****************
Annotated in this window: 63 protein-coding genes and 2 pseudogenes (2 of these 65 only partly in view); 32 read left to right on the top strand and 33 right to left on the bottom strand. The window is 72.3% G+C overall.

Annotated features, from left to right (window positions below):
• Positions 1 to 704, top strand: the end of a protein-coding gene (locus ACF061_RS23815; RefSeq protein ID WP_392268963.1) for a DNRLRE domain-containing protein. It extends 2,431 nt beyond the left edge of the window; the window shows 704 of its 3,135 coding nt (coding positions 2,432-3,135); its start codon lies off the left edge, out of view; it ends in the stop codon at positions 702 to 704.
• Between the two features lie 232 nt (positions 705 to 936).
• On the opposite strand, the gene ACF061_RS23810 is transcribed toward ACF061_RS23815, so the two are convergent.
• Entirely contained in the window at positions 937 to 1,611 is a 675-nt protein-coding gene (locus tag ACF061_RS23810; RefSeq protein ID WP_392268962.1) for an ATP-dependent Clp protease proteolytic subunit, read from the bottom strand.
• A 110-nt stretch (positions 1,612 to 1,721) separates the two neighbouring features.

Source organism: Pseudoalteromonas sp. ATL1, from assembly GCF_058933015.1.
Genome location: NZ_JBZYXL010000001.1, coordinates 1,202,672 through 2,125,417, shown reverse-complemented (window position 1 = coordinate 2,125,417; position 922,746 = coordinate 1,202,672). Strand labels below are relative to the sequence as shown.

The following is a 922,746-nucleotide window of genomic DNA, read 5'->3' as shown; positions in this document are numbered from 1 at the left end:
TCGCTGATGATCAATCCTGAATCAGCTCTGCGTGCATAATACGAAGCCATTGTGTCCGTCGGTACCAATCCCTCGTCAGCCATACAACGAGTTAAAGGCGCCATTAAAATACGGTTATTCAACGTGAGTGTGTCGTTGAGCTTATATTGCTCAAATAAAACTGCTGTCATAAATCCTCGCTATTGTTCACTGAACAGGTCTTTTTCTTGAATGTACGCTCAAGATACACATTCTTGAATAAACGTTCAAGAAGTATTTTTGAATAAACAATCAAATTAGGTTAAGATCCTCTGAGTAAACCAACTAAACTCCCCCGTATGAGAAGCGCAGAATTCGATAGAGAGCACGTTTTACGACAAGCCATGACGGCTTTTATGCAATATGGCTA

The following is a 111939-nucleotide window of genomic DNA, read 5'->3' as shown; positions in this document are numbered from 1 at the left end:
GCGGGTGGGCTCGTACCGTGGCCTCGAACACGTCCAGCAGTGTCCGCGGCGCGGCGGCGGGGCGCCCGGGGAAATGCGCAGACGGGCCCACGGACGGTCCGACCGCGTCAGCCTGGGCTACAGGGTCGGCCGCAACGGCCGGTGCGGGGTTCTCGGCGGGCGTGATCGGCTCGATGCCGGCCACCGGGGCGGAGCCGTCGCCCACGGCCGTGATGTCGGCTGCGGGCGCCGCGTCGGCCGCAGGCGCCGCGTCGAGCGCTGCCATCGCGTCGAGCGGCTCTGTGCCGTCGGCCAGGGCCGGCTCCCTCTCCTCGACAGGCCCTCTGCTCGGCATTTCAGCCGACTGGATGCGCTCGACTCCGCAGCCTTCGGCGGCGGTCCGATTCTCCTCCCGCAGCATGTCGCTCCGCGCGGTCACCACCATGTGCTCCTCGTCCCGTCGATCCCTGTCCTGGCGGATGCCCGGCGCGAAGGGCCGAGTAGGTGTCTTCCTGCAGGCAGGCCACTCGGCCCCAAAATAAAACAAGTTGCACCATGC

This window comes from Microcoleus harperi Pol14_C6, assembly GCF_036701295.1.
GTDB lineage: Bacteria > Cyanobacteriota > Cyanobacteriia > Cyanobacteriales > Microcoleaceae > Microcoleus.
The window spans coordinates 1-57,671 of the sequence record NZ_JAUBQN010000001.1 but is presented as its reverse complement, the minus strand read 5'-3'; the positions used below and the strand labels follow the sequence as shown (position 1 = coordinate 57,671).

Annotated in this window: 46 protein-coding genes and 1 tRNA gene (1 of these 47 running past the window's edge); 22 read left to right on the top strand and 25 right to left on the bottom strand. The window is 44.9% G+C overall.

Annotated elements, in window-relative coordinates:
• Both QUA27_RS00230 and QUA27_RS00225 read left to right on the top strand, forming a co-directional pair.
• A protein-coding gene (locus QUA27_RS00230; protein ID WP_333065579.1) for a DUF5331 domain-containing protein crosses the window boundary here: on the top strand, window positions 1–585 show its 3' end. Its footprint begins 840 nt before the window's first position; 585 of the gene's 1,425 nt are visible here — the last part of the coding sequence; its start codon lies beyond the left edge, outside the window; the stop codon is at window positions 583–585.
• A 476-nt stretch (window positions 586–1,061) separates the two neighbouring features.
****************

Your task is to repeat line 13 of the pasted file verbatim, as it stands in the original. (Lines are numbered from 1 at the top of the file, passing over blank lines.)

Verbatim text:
GCGGGTGGGCTCGTACCGTGGCCTCGAACACGTCCAGCAGTGTCCGCGGCGCGGCGGCGGGGCGCCCGGGGAAATGCGCAGACGGGCCCACGGACGGTCCGACCGCGTCAGCCTGGGCTACAGGGTCGGCCGCAACGGCCGGTGCGGGGTTCTCGGCGGGCGTGATCGGCTCGATGCCGGCCACCGGGGCGGAGCCGTCGCCCACGGCCGTGATGTCGGCTGCGGGCGCCGCGTCGGCCGCAGGCGCCGCGTCGAGCGCTGCCATCGCGTCGAGCGGCTCTGTGCCGTCGGCCAGGGCCGGCTCCCTCTCCTCGACAGGCCCTCTGCTCGGCATTTCAGCCGACTGGATGCGCTCGACTCCGCAGCCTTCGGCGGCGGTCCGATTCTCCTCCCGCAGCATGTCGCTCCGCGCGGTCACCACCATGTGCTCCTCGTCCCGTCGATCCCTGTCCTGGCGGATGCCCGGCGCGAAGGGCCGAGTAGGTGTCTTCCTGCAGGCAGGCCACTCGGCCCCAAAATAAAACAAGTTGCACCATGC